Waza (from Kuroiwa sensei’s writings)

I translated this essay on a whim, and I had been holding back on putting anything here from this website (黒岩先生の合気観) but I finally realized that the author had not put any contact info, so I figured, no misuse, and it’s public domain so…
(I thought it was interesting the conceptual distinction between “form” and “shape”).

Waza (16)
Please tell us your thoughts on “technique”.

We often hear, with respect to learning something, that we should learn the technique well or make the technique our own. However, technique is not something that stands by itself independently. It is important to first grasp “form”, “manifestation”, or “shape”, and “technique”. Form indicates the courses and rules of movement that are functional and make sense. Manifestation indicates the form as it is expressed by a person. Then, it is necessary to understand technique as a product of manifestation and person (and the corresponding degree of training) i.e., shape x person. For example, if we use pocket calculators as an analogy, the calculator is the form and the person pushing the buttons and using the calculator is the technique. if the person’s skill in handling the calculator (the person’s degree of training) is low, then it is inefficacious. If the person’s skill is high, then the efficacy goes up. Regardless of the functionality (of the form), whether the efficacy is high or low depends on the person’s degree of training. This is a matter of course – anybody can understand this. It is about the technique of the individual.

Say a person comes to the dojo to observe. If there are only beginners there doing shihonage or ikkyo or whatever for the visitor to see, then we can imagine that that he would say, “Shihonage? Ikkyo? What silliness!” Conversely, if he were able to see only experienced people he would be impressed. No matter how functional a calculator or form, the point lies in the person who is using it. It by itself does not stand alone (as good or bad, etc.) However, if we were to buy a very expensive calculator, we would think that we could do any calculation. Likewise, just by learning shihonage or ikkyo, we tend to adopt the delusion that we can throw any person immediately. Whether it’s a calculator or shihonage, it has no value if we just have it or know it. Accordingly, if we selfishly or mischievously say to beginners that they must practice these basics, shihonage and ikkyo, because they are important and crucial, and only have them practice the forms, without teaching them the meaning of their function, it is pointless. In fact, it is harmful. Practice of basics is not the practice of techniques, but the creation of technique through form by each individual.

Earlier I stated that technique = form x person. When the situation involves competitions, people’s names always enter the picture. For example, anyone who does just knows and practices the technique, uchimata. However, we say “Yamashita’s (the Olympic gold medalist’s) uchimata” or “Chiyonofuji’s (yokozuna’s) uwatenage”. We never say someone is strong just because they know the technique uchimata or uwatenage. This is because technique is something that the individual acquires or masters. The shape, or manifestation, is not something that can be taught but something that one oneself makes. Furthermore, no one probably thinks that if they can do the same form or look the same as Yamashita or Chiyonofuji then they too will be able to throw anybody. However, in a world without competitions, there are such people who think that way. In a world without competitions, there is a tendency to give absolute value to form and such thinking results.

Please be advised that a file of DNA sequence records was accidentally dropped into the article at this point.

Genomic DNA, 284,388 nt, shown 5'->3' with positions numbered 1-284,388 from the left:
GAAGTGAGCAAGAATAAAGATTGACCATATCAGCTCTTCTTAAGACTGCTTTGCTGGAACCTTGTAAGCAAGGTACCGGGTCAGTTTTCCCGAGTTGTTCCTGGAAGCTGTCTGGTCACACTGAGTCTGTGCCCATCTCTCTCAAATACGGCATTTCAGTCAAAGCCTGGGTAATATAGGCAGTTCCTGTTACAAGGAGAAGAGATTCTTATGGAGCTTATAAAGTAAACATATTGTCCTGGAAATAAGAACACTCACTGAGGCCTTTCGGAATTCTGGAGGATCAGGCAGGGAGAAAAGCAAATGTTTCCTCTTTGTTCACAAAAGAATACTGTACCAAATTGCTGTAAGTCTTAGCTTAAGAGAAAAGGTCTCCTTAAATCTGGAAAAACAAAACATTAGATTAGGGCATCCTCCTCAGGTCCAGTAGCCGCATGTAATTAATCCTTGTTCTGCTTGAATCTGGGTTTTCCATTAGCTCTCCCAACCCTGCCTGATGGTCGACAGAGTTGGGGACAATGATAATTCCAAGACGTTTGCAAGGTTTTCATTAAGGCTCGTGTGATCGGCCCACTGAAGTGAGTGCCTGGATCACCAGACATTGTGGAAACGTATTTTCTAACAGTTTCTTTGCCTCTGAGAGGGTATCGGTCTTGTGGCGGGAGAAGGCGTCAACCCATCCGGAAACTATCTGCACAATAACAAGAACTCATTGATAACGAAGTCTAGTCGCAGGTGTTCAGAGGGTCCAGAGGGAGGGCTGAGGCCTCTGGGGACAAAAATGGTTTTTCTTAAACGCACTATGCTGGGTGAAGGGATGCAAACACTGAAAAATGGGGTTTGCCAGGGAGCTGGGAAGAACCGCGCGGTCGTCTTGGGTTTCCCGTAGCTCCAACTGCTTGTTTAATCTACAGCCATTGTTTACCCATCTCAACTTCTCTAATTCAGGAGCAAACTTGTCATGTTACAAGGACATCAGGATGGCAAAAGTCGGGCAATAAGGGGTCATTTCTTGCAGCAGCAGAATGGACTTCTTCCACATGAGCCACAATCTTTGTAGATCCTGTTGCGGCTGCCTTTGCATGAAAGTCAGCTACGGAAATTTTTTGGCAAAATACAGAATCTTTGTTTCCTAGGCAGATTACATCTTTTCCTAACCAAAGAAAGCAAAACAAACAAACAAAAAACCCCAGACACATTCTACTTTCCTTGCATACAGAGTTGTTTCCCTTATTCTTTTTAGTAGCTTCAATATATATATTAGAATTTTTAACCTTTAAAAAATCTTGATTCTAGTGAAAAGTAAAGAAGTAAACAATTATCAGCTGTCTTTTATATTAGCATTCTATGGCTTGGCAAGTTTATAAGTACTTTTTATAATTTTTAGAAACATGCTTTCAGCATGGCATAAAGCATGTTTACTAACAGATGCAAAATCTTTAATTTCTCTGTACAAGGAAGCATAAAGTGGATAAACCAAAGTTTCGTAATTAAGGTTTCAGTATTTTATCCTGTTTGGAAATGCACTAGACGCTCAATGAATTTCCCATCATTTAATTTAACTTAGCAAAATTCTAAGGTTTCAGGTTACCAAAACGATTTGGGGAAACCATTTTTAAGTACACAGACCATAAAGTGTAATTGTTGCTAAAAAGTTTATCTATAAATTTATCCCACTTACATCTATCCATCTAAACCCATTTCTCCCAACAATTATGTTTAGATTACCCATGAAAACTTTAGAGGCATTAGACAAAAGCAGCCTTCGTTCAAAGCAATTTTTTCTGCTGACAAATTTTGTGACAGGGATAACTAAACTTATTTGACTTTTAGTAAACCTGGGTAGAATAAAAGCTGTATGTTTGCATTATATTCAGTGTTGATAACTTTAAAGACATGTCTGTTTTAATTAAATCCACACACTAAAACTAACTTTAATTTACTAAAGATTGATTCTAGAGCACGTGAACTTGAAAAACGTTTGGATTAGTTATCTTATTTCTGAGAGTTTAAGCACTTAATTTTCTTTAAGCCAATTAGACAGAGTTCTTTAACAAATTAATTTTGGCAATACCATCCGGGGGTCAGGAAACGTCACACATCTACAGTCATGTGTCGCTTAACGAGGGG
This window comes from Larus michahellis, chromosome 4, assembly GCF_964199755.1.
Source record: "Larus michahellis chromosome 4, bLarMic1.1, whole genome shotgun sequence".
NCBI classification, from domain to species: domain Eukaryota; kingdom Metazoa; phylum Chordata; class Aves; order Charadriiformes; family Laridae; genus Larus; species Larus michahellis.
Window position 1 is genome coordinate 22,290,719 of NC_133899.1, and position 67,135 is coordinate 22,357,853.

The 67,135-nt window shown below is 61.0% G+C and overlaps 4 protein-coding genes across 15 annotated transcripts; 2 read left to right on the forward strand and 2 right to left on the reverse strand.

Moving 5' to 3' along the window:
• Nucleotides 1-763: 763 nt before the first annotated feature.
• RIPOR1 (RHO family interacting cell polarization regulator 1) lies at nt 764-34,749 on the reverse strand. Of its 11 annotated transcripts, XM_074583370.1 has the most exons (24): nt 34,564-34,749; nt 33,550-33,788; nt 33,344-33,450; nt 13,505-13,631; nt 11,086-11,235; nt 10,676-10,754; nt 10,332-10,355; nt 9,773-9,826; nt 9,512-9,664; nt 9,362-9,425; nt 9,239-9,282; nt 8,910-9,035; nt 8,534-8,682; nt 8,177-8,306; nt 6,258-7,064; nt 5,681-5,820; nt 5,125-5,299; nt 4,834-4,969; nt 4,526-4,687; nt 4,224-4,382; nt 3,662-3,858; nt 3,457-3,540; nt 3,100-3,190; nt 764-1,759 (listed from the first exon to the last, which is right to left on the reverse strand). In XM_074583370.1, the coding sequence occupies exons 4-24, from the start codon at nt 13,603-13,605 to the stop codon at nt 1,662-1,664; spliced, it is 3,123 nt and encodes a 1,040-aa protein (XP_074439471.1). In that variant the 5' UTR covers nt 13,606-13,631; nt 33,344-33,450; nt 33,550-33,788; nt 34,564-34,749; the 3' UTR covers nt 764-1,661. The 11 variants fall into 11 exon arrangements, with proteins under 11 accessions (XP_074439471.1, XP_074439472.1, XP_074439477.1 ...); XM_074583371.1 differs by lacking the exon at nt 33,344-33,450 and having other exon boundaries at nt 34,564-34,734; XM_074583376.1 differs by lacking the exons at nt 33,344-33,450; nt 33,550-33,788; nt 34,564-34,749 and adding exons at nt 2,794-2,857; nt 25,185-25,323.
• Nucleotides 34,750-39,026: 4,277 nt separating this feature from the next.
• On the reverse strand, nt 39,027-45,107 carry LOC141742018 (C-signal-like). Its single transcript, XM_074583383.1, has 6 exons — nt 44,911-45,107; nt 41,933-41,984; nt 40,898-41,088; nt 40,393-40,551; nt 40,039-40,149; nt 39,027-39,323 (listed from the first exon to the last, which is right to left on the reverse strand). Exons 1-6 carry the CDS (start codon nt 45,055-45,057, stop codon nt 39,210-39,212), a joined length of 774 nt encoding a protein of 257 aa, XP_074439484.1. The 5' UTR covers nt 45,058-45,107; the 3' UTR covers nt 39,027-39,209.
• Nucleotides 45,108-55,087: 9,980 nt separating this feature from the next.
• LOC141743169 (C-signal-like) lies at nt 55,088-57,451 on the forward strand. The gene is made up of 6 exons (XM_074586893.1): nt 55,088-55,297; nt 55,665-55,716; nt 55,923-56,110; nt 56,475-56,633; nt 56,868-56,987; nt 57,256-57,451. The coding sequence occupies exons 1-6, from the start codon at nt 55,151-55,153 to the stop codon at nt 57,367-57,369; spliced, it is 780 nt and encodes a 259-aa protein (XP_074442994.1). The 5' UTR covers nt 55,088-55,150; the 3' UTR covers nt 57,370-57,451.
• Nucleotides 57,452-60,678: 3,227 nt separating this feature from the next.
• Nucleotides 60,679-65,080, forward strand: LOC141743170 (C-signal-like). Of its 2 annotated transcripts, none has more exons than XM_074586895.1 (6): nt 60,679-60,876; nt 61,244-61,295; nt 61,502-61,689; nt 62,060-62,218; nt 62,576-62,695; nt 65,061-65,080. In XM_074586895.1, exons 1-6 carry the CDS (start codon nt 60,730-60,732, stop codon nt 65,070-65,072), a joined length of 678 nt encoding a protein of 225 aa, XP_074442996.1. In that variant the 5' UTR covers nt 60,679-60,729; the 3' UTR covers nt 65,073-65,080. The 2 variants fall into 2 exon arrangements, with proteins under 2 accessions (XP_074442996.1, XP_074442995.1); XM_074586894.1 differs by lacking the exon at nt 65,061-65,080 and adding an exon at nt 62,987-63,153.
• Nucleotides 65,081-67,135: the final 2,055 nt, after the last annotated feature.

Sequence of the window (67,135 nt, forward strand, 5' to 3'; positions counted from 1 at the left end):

For those in the position of teaching, it is unavoidable to do so through “shape”. Unfortunately, there is a tendency for those on the learning side to copy everything such as the mannerisms and habits of the teachers, and overlook the crucial basics and “shape”. Therefore, it is vital that those who are teaching convey specifically the meaning of the “shape” and basics. If I use the analogy of business suits, the fundamental form of a suit is that which allows a person to move efficiently and work in their daily life. Depending on the individual who actually wears the suit, the shape of the suit will be small, medium, large, etc. and fit the individual’s build as well. “Technique” would denote how well that person wears the suit. All the suits, not matter what size, come from that fundamental form. Subsequently the suit may vary according to how the person feels comfortable (efficacy, functionality), values brand name (recognition), is taken by fancy accessories (subtleties), etc.

The same thing can be said with respect to aikido and what the individual seeks. However, regardless of how fine the material or construction, it’s no good if the suit doesn’t fit the person. If an adult wore a children’s size suit, their freedom of movement would be gone. The same would be true if a child wore adult size clothes. The former would be a victim of their narrowness of vision, or rigidness, the latter would have too much of something to handle. As the person having the clothes put on them, it would be a nuisance for the child to receive adult clothes and vice versa. It is common sense for those two people to wear that which fits them and move according to themselves. Aikido is exactly the same.

We don’t need esoteric religion, philosophy, or logic in order to explain something and be understood or reach resolution. Aiki, likewise, must be explained with whatever is right before our eyes. There is plenty of material.


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